Sunday, 19 August 2007

Responding to Redwood (and friends)..

It's 211 pages long, much of it borders on the unreadable and there's more than a faint hint of polemic about the whole thing but the document "Freeing Britain to Compete" produced by the Economic Competititiveness Policy Group chaired by John Redwood is a document that all Conservatives and non-Conservatives ought to try and read.

I've ploughed through it and, to be honest, much of it is re-hashed thinking or half-thinking from five or six years ago. It is Redwood's critique of where Britain has gone wrong under Tony Blair and Gordon Brown and I think the documnet spends too much gleefully diagnosing the problem (and taking every opportunity to blame the Labour Government and sometimes forgetting that the previous Conservative Government had either exacerbated or caused the problem) and too little time coming up with solutions (possibly through fear that Gordon Brown will take the solution and call it his own).

It's re-hashed because the old Redwoodian idea (from his Transport days) of allowing traffic to turn left on a red light (Page 28) gets another airing and it is written from a very pro-business perspective.

The structural issues affecting and distorting the economy are well known but Redwood re-hashes them all. The growing economic power of China and India is something that we can do little or nothing about. We will never be able to compete with Chinese or Indian wage rates so we have to compete on other levels. Redwood claims (without much staistical evidence) a figure of 5.4 million economically inactive people claiming benefits which I find extraordinarily high if true.

The diagnosis of transport problems is well known but to imagine that the transport infrastructural crisis left by the Major Government in 1997 could be solved in just a decade is woefully unrealistic. The Labour Government has made a start of sorts but recent developments do show a worrying reluctance to commit to further investment.

However, the main thrust of the Redwood report is about "regulation", the abolition or reform of which would (apparently) save £14 billion per year. Among the thirty-three proposals are the abolition of both the Best Value regime AND the Audit Commission based Comprehensive Performance Assessment (CPA) for local Government. While this might be welcomed by some local Government employees. the fact remains that the CPA assessments have been valuable in showing how Councils compare against each other and making clearer to local council tax payers the areas in which their local authority might be lacking and it gives Members some evidence for the setting of priorities.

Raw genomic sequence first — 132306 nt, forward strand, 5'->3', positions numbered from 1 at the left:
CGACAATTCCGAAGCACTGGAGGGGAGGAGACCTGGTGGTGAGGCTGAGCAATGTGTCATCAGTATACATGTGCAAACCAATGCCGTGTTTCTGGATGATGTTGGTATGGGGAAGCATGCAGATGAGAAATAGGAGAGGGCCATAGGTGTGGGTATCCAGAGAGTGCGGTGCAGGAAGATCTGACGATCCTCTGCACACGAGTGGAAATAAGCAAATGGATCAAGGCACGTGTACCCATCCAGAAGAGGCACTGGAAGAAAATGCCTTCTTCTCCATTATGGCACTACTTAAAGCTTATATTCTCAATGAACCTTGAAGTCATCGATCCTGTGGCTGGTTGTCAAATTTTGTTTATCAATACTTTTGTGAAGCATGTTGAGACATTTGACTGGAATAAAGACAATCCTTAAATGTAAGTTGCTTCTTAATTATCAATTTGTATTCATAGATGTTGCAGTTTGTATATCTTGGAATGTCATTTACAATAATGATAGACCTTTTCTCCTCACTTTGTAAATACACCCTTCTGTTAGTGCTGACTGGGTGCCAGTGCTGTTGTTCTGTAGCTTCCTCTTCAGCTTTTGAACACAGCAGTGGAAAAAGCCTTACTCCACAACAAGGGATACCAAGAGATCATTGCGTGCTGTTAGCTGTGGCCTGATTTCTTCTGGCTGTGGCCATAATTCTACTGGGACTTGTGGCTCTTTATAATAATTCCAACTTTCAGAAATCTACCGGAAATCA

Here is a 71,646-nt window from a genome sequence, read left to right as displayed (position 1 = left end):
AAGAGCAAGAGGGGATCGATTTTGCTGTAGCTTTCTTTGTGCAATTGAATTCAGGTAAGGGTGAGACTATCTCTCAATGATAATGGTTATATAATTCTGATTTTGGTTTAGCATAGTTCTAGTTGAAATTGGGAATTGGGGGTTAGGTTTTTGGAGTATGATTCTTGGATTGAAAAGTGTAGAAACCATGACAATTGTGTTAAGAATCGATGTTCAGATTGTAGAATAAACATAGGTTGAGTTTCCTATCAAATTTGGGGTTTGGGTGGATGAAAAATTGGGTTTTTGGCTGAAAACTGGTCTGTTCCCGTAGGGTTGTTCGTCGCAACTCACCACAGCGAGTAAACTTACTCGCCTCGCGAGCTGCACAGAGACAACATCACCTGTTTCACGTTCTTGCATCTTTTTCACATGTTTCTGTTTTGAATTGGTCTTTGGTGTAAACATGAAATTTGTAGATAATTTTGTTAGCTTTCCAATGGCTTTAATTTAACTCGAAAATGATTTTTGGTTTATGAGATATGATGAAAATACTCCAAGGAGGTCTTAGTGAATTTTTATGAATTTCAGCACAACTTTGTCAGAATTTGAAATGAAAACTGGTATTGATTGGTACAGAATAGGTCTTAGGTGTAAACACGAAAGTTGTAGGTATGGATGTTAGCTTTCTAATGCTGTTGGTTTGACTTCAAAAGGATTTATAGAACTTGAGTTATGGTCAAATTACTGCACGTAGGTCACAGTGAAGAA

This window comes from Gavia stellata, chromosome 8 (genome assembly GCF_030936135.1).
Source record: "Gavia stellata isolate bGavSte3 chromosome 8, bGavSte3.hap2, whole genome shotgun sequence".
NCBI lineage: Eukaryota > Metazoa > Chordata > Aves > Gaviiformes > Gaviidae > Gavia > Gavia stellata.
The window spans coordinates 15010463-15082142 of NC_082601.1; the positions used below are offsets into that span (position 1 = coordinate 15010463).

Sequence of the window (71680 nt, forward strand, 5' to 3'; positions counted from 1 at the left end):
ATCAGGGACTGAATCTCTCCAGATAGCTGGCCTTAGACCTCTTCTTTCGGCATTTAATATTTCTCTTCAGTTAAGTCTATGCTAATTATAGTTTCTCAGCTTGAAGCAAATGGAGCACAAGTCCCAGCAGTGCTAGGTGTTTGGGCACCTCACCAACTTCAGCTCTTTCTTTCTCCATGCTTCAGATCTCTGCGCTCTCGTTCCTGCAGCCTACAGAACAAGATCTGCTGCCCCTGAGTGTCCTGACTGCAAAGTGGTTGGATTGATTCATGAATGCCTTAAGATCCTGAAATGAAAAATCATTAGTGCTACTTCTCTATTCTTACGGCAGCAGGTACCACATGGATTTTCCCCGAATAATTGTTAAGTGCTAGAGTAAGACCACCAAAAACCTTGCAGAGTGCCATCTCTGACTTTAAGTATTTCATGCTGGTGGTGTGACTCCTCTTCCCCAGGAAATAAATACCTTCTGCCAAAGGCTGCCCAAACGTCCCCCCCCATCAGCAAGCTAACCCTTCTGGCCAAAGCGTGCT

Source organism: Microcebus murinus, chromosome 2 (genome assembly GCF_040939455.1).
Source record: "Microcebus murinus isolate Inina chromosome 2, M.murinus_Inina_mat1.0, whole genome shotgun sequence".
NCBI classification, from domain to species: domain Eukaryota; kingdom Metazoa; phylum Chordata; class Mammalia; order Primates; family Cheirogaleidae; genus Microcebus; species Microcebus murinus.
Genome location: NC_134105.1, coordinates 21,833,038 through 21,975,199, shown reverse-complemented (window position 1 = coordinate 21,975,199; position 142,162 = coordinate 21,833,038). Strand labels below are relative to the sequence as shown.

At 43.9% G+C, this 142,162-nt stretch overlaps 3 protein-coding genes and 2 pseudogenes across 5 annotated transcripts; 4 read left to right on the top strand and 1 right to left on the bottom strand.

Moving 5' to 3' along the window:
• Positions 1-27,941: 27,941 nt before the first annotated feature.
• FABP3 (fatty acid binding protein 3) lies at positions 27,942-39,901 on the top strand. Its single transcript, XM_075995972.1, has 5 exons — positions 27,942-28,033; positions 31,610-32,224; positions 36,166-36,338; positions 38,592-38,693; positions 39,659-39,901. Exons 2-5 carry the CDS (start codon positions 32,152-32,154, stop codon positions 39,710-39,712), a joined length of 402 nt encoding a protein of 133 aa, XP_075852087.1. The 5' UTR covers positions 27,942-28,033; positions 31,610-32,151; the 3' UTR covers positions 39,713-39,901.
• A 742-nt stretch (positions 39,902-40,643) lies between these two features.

The news has been made by the proposal to scrap the Inheritance Tax (IHT) which has been vociferously supported by the right-wing tabloids like the Express and Mail. Twenty years ago, IHT was something that most people knew little about and cared less about. The sharp rises in property values, in particular, have brought many hundreds of thousands of people into IHT. Now, let's be honest and a wee bit morbid. For many individuals and their families, the proceeds from the sale of a dead relative's property may be tantamount to a mortgage pay off or a pension boost. It's unearned income for the most part so it's almost free money. IHT takes the gilt off that (so to speak) so "Middle England" protests.

I'm not that enamoured about those who protest about IHT but I'm not that enamoured about IHT either (why should the Government tax the dead so to speak ?). I think it's time to scrap IHT but there's also a debate to be had about whether people should be able to avoid paying tax on unearned income of this nature.

The Redwood report is ultimately disappointing. After the scrapping of IHT, the most interesting proposal is rubber wheels on trains. The proposals on Money Laundering are (according to Mrs Loadofoldstodge) meaningless platitudes. Redwood makes the case for less car journeys (50% of all car journeys are under two miles) but fails (apart from the usual distribe against Government regulation and diktat) to make a convincing argument about how these journeys can be reduced.

That said, the problems are clearly diagnosed and while the Right may be unable to come up with convincing solutions, the baton has to pass to liberals to find the answer. It remains to be seen how the Liberal Democrats, in particular, will respond.

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